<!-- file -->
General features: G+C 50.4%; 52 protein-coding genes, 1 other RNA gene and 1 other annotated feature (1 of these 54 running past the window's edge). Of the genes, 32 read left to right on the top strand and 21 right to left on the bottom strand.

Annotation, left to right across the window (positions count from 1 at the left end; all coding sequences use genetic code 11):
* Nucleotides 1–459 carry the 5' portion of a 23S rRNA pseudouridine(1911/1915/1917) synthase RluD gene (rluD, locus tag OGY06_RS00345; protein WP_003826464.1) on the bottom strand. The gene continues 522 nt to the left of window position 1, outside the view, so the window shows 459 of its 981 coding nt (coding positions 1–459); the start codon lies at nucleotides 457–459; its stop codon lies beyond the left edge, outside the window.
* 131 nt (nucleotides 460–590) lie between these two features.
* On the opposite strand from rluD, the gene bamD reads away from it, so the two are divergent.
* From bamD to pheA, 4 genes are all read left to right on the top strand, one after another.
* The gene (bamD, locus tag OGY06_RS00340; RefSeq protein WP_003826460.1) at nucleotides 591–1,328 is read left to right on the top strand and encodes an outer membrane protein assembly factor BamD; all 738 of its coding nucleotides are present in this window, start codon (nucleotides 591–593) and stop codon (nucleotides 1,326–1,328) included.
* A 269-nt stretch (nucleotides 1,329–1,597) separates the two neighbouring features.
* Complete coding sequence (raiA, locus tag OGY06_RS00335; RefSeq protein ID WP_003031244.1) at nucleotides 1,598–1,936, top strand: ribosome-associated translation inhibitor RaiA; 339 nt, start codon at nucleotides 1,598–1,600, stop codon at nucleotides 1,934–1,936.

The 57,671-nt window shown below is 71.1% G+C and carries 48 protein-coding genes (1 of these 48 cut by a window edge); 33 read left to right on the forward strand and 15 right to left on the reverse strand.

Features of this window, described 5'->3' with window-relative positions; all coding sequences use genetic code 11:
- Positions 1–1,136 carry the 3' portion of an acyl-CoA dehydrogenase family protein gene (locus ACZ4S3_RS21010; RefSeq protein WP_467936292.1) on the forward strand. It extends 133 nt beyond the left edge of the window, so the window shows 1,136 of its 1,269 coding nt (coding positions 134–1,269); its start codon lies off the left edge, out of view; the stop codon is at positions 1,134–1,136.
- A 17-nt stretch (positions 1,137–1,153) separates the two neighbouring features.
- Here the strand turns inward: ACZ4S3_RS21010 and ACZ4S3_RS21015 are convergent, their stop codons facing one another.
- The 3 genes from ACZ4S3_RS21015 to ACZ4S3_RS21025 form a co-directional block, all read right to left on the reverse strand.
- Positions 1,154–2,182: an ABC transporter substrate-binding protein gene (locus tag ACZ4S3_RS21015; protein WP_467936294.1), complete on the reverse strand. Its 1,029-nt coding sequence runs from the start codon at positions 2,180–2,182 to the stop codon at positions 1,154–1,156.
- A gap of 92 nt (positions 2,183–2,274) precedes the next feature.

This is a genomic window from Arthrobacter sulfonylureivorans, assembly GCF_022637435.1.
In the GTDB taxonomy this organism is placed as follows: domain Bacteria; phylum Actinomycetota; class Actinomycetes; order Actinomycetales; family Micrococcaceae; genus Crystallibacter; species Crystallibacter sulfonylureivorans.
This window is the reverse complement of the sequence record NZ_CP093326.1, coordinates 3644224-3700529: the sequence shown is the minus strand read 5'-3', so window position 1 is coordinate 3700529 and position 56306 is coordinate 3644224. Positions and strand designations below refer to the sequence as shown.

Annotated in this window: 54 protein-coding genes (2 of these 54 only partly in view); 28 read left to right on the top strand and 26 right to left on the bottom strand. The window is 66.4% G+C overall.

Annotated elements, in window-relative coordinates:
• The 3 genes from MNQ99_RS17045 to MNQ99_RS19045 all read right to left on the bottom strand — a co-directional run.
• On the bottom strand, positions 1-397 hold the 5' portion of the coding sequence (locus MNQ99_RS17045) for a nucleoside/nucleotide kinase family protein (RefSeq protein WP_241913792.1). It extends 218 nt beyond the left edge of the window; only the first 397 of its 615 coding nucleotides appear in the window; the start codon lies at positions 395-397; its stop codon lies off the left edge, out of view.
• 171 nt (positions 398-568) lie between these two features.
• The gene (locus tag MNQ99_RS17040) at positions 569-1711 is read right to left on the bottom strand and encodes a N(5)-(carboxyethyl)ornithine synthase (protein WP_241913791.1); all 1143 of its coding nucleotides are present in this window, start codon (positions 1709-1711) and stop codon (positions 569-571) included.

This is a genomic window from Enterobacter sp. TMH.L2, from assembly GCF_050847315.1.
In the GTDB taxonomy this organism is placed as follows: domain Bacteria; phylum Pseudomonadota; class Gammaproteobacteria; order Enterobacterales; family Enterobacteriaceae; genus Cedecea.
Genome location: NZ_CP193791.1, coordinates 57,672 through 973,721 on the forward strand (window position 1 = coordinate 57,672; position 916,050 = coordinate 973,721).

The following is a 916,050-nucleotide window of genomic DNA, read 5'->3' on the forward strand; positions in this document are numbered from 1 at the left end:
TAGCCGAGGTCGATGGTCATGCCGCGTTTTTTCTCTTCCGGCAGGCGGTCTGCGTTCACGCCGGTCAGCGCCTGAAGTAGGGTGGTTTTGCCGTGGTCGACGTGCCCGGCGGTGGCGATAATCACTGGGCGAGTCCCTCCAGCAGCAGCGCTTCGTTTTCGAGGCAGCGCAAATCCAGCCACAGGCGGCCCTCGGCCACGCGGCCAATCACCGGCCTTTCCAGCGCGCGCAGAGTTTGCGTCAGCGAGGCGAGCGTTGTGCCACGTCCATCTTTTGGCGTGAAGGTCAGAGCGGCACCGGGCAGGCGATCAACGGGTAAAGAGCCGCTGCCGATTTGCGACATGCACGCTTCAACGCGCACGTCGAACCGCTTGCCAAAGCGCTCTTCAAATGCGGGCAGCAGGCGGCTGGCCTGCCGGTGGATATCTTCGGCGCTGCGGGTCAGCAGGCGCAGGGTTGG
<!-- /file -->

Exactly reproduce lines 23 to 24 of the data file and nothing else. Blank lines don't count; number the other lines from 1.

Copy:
• The 3 genes from MNQ99_RS17045 to MNQ99_RS19045 all read right to left on the bottom strand — a co-directional run.
• On the bottom strand, positions 1-397 hold the 5' portion of the coding sequence (locus MNQ99_RS17045) for a nucleoside/nucleotide kinase family protein (RefSeq protein WP_241913792.1). It extends 218 nt beyond the left edge of the window; only the first 397 of its 615 coding nucleotides appear in the window; the start codon lies at positions 395-397; its stop codon lies off the left edge, out of view.